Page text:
4. It doesn’t actually have AM Stereo out. It has MPX out for an AM Stereo adaptor unit. WIthout the unit, you won’t be able to receive proper AM stereo transmissions.

  5. I have a Pioneer sx-D7000 that all the sudden stopped playing music not am fm phonograph or cd don’t want to let go of this unit that I’ve had for over 30 years can someone please ?help

    1. Check Do a thorough search there–or post a question there and ask them what to do. That site has an amazing wealth of knowledge, and *someone* there will be able to help you figure out what is wrong and how (or who) to fix it. Be aware, it may involve the use of a soldering gun, most people there seem quite comfortable with working on their gear themselves.

  6. I bought one of these when I was in the Military in England when they came out. It took almost all of my monthly salary back then but it was the best thing I ever saw. I still have it and finally took it out of storage and plugged it in. OMG! I forgot how good it sounded with a good set of speakers. I lost the CS-922A’s I used to run with it but the processor and other parts are still with me. It needs a little TLC now with some of the lights not working and a scratchy volume control system but in time I might fix it. If you have one, never let it out of your sight because they do not make stuff like this anymore. Unless you’re a Sound Design kind of person. Getting a little old for loud music anymore but it sure was fun to finally power t up again.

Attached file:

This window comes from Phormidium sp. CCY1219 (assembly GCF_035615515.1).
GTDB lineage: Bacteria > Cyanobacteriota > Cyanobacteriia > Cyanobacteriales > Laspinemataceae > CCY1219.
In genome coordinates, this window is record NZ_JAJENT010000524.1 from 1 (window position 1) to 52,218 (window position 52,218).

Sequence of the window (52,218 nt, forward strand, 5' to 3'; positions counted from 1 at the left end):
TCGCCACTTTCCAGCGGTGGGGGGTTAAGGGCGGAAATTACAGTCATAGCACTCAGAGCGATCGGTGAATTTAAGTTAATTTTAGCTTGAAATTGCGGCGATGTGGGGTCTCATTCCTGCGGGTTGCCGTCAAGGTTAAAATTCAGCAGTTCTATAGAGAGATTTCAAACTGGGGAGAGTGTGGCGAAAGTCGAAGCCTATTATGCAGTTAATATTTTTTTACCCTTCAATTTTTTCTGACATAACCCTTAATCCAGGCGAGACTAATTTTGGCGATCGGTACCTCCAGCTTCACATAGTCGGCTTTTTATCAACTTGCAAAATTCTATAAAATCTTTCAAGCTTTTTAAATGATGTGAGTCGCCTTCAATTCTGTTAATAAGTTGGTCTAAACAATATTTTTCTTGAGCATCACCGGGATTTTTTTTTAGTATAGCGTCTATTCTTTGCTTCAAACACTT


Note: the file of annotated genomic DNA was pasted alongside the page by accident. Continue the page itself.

7. I currently own my second SX-D7000. The first one I bought new in Japan. A number of years ago it was stolen. I also bought a pair of Pioneer CS-803 speakers at the time that I still own. Hooked up to the SX-D7000 are, besides the 803s, a pair of Pioneer 703s and 903s. Plus a Pioneer PD-555RW read/write CD with remote, a Pioneer GR-777 20 band EQ (10 left/10 right) with dual spectrum analyzers (no remote), a Pioneer PD-Z85M six/single CD player with a proper six disc remote and a 3.5mm mono phono cord connected between the EQ (master unit) and the CD (slave unit) to make the remote work. I also have a Pioneer PL-4 direct drive turntable on the way and a reverse RIAA adapter that will allow the HDTV to be connected to the Phono 2 input. The AUX is connected to an LG Blue Ray disc player. (I ran out of inputs. So I’m connecting the HDTV to Phono2.) Please, let me know what you think of my Pioneer stereo system.